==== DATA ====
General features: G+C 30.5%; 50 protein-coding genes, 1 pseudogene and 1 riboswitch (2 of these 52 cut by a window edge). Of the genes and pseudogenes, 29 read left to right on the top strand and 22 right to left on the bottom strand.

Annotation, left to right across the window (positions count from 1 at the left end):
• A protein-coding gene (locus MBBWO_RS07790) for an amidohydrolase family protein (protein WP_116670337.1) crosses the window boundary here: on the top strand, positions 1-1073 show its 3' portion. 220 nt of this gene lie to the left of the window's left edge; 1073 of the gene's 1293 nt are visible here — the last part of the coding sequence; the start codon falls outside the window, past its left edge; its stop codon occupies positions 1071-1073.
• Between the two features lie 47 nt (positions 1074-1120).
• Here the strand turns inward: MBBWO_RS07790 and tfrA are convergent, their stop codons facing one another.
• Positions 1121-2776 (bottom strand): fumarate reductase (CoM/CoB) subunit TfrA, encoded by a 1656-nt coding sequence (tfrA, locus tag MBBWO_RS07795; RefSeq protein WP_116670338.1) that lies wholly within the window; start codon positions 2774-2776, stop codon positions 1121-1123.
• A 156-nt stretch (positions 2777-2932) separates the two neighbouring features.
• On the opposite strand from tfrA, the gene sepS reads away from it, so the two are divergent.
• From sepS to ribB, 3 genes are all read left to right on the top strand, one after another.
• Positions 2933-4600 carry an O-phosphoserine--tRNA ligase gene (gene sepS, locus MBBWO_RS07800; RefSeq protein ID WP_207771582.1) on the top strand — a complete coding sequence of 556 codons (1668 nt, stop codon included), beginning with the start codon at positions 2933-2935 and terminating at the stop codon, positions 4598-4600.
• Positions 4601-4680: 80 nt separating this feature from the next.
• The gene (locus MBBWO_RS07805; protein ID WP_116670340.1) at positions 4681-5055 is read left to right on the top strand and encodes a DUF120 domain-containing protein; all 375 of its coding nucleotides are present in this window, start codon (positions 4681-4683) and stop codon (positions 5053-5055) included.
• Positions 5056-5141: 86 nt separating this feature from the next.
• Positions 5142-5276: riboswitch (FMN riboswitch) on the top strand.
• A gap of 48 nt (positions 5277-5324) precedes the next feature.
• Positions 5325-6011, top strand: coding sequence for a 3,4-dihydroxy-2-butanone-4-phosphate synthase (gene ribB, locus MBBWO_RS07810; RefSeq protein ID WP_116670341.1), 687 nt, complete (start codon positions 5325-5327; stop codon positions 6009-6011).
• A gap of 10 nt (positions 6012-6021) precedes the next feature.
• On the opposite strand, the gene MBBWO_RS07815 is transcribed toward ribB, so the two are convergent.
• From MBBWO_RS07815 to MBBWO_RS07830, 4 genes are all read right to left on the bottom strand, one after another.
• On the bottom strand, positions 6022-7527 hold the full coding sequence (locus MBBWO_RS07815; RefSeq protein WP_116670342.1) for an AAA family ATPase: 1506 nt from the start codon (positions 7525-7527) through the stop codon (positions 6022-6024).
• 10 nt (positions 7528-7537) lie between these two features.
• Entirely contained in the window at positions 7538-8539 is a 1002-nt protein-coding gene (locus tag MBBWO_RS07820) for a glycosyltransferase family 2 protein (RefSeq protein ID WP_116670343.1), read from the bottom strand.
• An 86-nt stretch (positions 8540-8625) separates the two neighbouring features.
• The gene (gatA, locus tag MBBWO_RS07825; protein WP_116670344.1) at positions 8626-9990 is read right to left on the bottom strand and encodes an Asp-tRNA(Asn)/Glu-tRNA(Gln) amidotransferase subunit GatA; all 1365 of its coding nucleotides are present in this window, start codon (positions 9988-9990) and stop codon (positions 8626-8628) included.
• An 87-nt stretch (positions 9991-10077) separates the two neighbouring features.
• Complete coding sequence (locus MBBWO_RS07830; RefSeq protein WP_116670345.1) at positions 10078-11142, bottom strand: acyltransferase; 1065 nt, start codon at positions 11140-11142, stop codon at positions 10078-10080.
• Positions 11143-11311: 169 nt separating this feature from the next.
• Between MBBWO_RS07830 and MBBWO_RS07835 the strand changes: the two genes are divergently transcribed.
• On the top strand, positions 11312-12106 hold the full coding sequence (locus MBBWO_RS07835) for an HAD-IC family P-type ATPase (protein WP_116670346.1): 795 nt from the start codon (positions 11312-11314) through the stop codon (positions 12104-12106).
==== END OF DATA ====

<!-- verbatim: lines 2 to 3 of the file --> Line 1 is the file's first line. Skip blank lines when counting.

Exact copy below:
Annotation, left to right across the window (positions count from 1 at the left end):
• A protein-coding gene (locus MBBWO_RS07790) for an amidohydrolase family protein (protein WP_116670337.1) crosses the window boundary here: on the top strand, positions 1-1073 show its 3' portion. 220 nt of this gene lie to the left of the window's left edge; 1073 of the gene's 1293 nt are visible here — the last part of the coding sequence; the start codon falls outside the window, past its left edge; its stop codon occupies positions 1071-1073.